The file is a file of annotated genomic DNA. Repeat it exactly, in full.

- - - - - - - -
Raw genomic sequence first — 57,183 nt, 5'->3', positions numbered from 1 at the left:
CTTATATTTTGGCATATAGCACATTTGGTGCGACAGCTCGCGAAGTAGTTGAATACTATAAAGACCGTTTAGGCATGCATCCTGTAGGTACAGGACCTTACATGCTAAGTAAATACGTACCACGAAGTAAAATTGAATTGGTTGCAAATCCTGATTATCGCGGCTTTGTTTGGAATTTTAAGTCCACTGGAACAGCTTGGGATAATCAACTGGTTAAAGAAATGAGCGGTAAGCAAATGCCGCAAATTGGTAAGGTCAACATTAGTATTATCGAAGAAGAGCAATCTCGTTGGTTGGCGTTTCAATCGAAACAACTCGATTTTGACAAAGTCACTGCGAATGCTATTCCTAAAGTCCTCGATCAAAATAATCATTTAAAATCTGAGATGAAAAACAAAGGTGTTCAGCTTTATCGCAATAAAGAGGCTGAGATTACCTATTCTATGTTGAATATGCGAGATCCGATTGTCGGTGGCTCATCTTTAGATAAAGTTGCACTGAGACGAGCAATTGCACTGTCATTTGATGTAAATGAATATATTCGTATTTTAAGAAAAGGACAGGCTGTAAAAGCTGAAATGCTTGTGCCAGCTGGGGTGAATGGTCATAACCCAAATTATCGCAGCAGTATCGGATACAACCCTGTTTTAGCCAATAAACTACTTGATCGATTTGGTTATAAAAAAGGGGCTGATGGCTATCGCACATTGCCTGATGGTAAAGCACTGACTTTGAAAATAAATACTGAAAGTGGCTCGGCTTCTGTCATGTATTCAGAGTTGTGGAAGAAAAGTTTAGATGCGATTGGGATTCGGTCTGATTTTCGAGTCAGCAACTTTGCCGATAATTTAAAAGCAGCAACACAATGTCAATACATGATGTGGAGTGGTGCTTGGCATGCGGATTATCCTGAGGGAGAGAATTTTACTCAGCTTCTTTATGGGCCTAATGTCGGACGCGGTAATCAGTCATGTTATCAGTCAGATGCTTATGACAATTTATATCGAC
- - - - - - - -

Raw genomic sequence first — 57,183 nt, 5'->3', positions numbered from 1 at the left:
CTTATATTTTGGCATATAGCACATTTGGTGCGACAGCTCGCGAAGTAGTTGAATACTATAAAGACCGTTTAGGCATGCATCCTGTAGGTACAGGACCTTACATGCTAAGTAAATACGTACCACGAAGTAAAATTGAATTGGTTGCAAATCCTGATTATCGCGGCTTTGTTTGGAATTTTAAGTCCACTGGAACAGCTTGGGATAATCAACTGGTTAAAGAAATGAGCGGTAAGCAAATGCCGCAAATTGGTAAGGTCAACATTAGTATTATCGAAGAAGAGCAATCTCGTTGGTTGGCGTTTCAATCGAAACAACTCGATTTTGACAAAGTCACTGCGAATGCTATTCCTAAAGTCCTCGATCAAAATAATCATTTAAAATCTGAGATGAAAAACAAAGGTGTTCAGCTTTATCGCAATAAAGAGGCTGAGATTACCTATTCTATGTTGAATATGCGAGATCCGATTGTCGGTGGCTCATCTTTAGATAAAGTTGCACTGAGACGAGCAATTGCACTGTCATTTGATGTAAATGAATATATTCGTATTTTAAGAAAAGGACAGGCTGTAAAAGCTGAAATGCTTGTGCCAGCTGGGGTGAATGGTCATAACCCAAATTATCGCAGCAGTATCGGATACAACCCTGTTTTAGCCAATAAACTACTTGATCGATTTGGTTATAAAAAAGGGGCTGATGGCTATCGCACATTGCCTGATGGTAAAGCACTGACTTTGAAAATAAATACTGAAAGTGGCTCGGCTTCTGTCATGTATTCAGAGTTGTGGAAGAAAAGTTTAGATGCGATTGGGATTCGGTCTGATTTTCGAGTCAGCAACTTTGCCGATAATTTAAAAGCAGCAACACAATGTCAATACATGATGTGGAGTGGTGCTTGGCATGCGGATTATCCTGAGGGAGAGAATTTTACTCAGCTTCTTTATGGGCCTAATGTCGGACGCGGTAATCAGTCATGTTATCAGTCAGATGCTTATGACAATTTATATCGAC